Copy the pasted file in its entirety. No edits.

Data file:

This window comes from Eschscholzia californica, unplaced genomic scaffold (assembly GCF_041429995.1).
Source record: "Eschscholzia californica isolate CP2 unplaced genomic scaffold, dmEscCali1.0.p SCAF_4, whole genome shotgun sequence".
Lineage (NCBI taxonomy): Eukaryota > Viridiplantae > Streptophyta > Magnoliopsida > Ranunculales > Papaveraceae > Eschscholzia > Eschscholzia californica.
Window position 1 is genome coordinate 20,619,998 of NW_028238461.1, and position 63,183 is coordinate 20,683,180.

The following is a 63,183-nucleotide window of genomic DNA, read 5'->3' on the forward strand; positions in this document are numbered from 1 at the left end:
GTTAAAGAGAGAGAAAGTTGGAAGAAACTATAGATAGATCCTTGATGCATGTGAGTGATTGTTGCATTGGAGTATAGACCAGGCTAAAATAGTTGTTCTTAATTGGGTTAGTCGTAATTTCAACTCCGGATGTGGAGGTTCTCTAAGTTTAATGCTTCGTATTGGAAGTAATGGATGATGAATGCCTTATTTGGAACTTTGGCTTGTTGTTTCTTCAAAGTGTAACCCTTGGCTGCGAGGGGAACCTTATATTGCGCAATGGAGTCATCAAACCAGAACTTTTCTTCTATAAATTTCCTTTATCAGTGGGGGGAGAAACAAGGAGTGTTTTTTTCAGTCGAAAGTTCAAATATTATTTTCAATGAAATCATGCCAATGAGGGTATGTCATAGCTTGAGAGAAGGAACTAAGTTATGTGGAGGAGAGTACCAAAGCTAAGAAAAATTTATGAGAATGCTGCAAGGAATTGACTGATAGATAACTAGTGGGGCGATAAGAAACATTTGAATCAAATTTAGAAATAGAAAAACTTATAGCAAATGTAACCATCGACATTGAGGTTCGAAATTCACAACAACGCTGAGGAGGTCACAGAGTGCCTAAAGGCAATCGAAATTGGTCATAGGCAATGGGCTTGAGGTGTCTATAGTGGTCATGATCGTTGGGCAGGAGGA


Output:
This window comes from Eschscholzia californica, unplaced genomic scaffold (assembly GCF_041429995.1).
Source record: "Eschscholzia californica isolate CP2 unplaced genomic scaffold, dmEscCali1.0.p SCAF_4, whole genome shotgun sequence".
Lineage (NCBI taxonomy): Eukaryota > Viridiplantae > Streptophyta > Magnoliopsida > Ranunculales > Papaveraceae > Eschscholzia > Eschscholzia californica.
Window position 1 is genome coordinate 20,619,998 of NW_028238461.1, and position 63,183 is coordinate 20,683,180.

The following is a 63,183-nucleotide window of genomic DNA, read 5'->3' on the forward strand; positions in this document are numbered from 1 at the left end:
GTTAAAGAGAGAGAAAGTTGGAAGAAACTATAGATAGATCCTTGATGCATGTGAGTGATTGTTGCATTGGAGTATAGACCAGGCTAAAATAGTTGTTCTTAATTGGGTTAGTCGTAATTTCAACTCCGGATGTGGAGGTTCTCTAAGTTTAATGCTTCGTATTGGAAGTAATGGATGATGAATGCCTTATTTGGAACTTTGGCTTGTTGTTTCTTCAAAGTGTAACCCTTGGCTGCGAGGGGAACCTTATATTGCGCAATGGAGTCATCAAACCAGAACTTTTCTTCTATAAATTTCCTTTATCAGTGGGGGGAGAAACAAGGAGTGTTTTTTTCAGTCGAAAGTTCAAATATTATTTTCAATGAAATCATGCCAATGAGGGTATGTCATAGCTTGAGAGAAGGAACTAAGTTATGTGGAGGAGAGTACCAAAGCTAAGAAAAATTTATGAGAATGCTGCAAGGAATTGACTGATAGATAACTAGTGGGGCGATAAGAAACATTTGAATCAAATTTAGAAATAGAAAAACTTATAGCAAATGTAACCATCGACATTGAGGTTCGAAATTCACAACAACGCTGAGGAGGTCACAGAGTGCCTAAAGGCAATCGAAATTGGTCATAGGCAATGGGCTTGAGGTGTCTATAGTGGTCATGATCGTTGGGCAGGAGGA